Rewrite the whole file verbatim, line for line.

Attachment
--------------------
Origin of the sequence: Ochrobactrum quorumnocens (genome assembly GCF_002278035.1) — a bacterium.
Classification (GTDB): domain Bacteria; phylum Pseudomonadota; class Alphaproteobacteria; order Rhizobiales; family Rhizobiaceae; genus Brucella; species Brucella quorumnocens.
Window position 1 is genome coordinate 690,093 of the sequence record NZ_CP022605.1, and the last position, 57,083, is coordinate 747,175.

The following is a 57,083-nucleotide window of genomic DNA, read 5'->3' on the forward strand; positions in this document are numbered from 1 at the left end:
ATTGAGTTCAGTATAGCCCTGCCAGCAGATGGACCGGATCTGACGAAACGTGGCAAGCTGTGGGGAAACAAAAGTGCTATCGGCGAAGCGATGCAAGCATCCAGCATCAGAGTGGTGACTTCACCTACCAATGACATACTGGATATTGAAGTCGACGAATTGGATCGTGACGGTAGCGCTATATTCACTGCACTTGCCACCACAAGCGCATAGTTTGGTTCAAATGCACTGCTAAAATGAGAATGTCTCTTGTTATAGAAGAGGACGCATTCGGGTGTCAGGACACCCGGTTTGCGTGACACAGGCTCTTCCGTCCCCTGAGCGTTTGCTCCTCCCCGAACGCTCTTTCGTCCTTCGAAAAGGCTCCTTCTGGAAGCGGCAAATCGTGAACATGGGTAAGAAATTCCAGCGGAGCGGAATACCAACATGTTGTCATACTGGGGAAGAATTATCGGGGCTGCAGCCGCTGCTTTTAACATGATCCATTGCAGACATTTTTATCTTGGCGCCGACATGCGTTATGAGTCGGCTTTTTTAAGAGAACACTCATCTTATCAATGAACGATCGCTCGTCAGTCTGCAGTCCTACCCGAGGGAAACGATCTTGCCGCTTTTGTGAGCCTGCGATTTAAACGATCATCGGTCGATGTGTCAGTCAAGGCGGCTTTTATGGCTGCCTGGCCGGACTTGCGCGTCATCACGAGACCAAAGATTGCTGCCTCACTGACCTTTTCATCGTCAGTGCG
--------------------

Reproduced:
Origin of the sequence: Ochrobactrum quorumnocens (genome assembly GCF_002278035.1) — a bacterium.
Classification (GTDB): domain Bacteria; phylum Pseudomonadota; class Alphaproteobacteria; order Rhizobiales; family Rhizobiaceae; genus Brucella; species Brucella quorumnocens.
Window position 1 is genome coordinate 690,093 of the sequence record NZ_CP022605.1, and the last position, 57,083, is coordinate 747,175.

The following is a 57,083-nucleotide window of genomic DNA, read 5'->3' on the forward strand; positions in this document are numbered from 1 at the left end:
ATTGAGTTCAGTATAGCCCTGCCAGCAGATGGACCGGATCTGACGAAACGTGGCAAGCTGTGGGGAAACAAAAGTGCTATCGGCGAAGCGATGCAAGCATCCAGCATCAGAGTGGTGACTTCACCTACCAATGACATACTGGATATTGAAGTCGACGAATTGGATCGTGACGGTAGCGCTATATTCACTGCACTTGCCACCACAAGCGCATAGTTTGGTTCAAATGCACTGCTAAAATGAGAATGTCTCTTGTTATAGAAGAGGACGCATTCGGGTGTCAGGACACCCGGTTTGCGTGACACAGGCTCTTCCGTCCCCTGAGCGTTTGCTCCTCCCCGAACGCTCTTTCGTCCTTCGAAAAGGCTCCTTCTGGAAGCGGCAAATCGTGAACATGGGTAAGAAATTCCAGCGGAGCGGAATACCAACATGTTGTCATACTGGGGAAGAATTATCGGGGCTGCAGCCGCTGCTTTTAACATGATCCATTGCAGACATTTTTATCTTGGCGCCGACATGCGTTATGAGTCGGCTTTTTTAAGAGAACACTCATCTTATCAATGAACGATCGCTCGTCAGTCTGCAGTCCTACCCGAGGGAAACGATCTTGCCGCTTTTGTGAGCCTGCGATTTAAACGATCATCGGTCGATGTGTCAGTCAAGGCGGCTTTTATGGCTGCCTGGCCGGACTTGCGCGTCATCACGAGACCAAAGATTGCTGCCTCACTGACCTTTTCATCGTCAGTGCG